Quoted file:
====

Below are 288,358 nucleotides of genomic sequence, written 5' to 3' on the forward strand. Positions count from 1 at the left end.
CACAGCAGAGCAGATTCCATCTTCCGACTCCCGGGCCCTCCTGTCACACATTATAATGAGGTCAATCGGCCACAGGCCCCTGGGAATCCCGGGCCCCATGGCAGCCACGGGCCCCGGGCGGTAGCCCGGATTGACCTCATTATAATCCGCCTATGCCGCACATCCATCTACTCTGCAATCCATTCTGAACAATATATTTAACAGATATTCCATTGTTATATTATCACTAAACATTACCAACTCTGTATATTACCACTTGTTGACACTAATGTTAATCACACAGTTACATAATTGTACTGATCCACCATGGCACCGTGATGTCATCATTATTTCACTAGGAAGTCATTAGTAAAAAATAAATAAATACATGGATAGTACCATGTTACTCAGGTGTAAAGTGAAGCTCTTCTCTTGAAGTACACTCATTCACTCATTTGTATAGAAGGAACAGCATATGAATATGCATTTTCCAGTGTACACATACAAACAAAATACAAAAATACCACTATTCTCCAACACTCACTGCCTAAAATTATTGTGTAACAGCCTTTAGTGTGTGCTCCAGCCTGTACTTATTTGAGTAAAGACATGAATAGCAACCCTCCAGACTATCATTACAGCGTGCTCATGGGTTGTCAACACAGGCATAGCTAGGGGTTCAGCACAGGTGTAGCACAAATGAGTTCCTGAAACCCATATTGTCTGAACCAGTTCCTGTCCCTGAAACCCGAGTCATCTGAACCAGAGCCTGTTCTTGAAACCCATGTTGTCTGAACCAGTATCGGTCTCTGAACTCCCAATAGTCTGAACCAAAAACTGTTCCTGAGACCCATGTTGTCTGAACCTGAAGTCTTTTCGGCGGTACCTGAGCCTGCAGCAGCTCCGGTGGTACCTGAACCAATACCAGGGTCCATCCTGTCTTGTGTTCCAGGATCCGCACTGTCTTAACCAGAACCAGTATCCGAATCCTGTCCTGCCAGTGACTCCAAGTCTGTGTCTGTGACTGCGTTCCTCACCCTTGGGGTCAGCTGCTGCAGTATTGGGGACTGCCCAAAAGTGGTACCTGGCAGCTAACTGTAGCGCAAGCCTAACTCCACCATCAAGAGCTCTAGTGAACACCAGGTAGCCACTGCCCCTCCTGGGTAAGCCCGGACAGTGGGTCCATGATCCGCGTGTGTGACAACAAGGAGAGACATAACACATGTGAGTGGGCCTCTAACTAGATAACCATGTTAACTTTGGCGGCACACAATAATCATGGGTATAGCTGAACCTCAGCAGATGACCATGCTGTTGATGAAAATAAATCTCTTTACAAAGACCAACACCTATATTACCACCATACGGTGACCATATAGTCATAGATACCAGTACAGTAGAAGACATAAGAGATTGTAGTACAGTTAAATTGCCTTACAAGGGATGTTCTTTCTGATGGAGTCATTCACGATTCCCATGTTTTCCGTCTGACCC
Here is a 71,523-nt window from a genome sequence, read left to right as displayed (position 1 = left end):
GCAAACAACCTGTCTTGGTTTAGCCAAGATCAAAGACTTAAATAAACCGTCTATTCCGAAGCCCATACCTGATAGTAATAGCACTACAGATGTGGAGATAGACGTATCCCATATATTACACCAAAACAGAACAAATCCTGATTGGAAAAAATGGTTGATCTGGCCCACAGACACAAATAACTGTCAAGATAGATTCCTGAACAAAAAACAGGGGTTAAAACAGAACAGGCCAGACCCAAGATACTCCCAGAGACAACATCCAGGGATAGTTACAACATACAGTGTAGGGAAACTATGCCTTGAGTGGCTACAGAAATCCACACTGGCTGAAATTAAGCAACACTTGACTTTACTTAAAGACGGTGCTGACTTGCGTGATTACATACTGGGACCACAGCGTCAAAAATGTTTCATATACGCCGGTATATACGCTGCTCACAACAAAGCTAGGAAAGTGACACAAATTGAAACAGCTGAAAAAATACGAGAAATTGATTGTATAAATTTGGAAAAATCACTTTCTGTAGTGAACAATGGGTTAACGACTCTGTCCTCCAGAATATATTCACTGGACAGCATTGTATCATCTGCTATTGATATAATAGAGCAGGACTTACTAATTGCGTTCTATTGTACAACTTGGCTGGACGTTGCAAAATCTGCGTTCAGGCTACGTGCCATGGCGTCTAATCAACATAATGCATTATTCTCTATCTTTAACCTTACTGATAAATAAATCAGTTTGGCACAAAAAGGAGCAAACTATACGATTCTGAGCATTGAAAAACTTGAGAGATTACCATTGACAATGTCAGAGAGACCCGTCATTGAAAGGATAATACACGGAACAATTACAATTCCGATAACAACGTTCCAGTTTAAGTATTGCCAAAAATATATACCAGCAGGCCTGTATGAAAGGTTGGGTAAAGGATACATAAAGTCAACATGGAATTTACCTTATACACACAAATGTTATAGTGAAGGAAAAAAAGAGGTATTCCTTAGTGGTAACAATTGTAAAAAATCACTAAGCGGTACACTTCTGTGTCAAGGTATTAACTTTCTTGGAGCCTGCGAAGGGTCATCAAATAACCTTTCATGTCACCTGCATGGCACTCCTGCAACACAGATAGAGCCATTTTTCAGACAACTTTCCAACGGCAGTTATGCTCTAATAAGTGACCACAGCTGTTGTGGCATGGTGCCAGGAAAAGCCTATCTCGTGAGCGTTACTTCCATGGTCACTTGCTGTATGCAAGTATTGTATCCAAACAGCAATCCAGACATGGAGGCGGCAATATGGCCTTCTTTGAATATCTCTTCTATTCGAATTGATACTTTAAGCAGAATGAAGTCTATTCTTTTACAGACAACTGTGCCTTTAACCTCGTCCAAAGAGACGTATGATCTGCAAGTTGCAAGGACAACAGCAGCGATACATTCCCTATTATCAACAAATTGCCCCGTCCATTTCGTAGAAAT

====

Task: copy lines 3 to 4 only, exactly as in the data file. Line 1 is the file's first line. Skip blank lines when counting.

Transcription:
Here is a 71,523-nt window from a genome sequence, read left to right as displayed (position 1 = left end):
GCAAACAACCTGTCTTGGTTTAGCCAAGATCAAAGACTTAAATAAACCGTCTATTCCGAAGCCCATACCTGATAGTAATAGCACTACAGATGTGGAGATAGACGTATCCCATATATTACACCAAAACAGAACAAATCCTGATTGGAAAAAATGGTTGATCTGGCCCACAGACACAAATAACTGTCAAGATAGATTCCTGAACAAAAAACAGGGGTTAAAACAGAACAGGCCAGACCCAAGATACTCCCAGAGACAACATCCAGGGATAGTTACAACATACAGTGTAGGGAAACTATGCCTTGAGTGGCTACAGAAATCCACACTGGCTGAAATTAAGCAACACTTGACTTTACTTAAAGACGGTGCTGACTTGCGTGATTACATACTGGGACCACAGCGTCAAAAATGTTTCATATACGCCGGTATATACGCTGCTCACAACAAAGCTAGGAAAGTGACACAAATTGAAACAGCTGAAAAAATACGAGAAATTGATTGTATAAATTTGGAAAAATCACTTTCTGTAGTGAACAATGGGTTAACGACTCTGTCCTCCAGAATATATTCACTGGACAGCATTGTATCATCTGCTATTGATATAATAGAGCAGGACTTACTAATTGCGTTCTATTGTACAACTTGGCTGGACGTTGCAAAATCTGCGTTCAGGCTACGTGCCATGGCGTCTAATCAACATAATGCATTATTCTCTATCTTTAACCTTACTGATAAATAAATCAGTTTGGCACAAAAAGGAGCAAACTATACGATTCTGAGCATTGAAAAACTTGAGAGATTACCATTGACAATGTCAGAGAGACCCGTCATTGAAAGGATAATACACGGAACAATTACAATTCCGATAACAACGTTCCAGTTTAAGTATTGCCAAAAATATATACCAGCAGGCCTGTATGAAAGGTTGGGTAAAGGATACATAAAGTCAACATGGAATTTACCTTATACACACAAATGTTATAGTGAAGGAAAAAAAGAGGTATTCCTTAGTGGTAACAATTGTAAAAAATCACTAAGCGGTACACTTCTGTGTCAAGGTATTAACTTTCTTGGAGCCTGCGAAGGGTCATCAAATAACCTTTCATGTCACCTGCATGGCACTCCTGCAACACAGATAGAGCCATTTTTCAGACAACTTTCCAACGGCAGTTATGCTCTAATAAGTGACCACAGCTGTTGTGGCATGGTGCCAGGAAAAGCCTATCTCGTGAGCGTTACTTCCATGGTCACTTGCTGTATGCAAGTATTGTATCCAAACAGCAATCCAGACATGGAGGCGGCAATATGGCCTTCTTTGAATATCTCTTCTATTCGAATTGATACTTTAAGCAGAATGAAGTCTATTCTTTTACAGACAACTGTGCCTTTAACCTCGTCCAAAGAGACGTATGATCTGCAAGTTGCAAGGACAACAGCAGCGATACATTCCCTATTATCAACAAATTGCCCCGTCCATTTCGTAGAAAT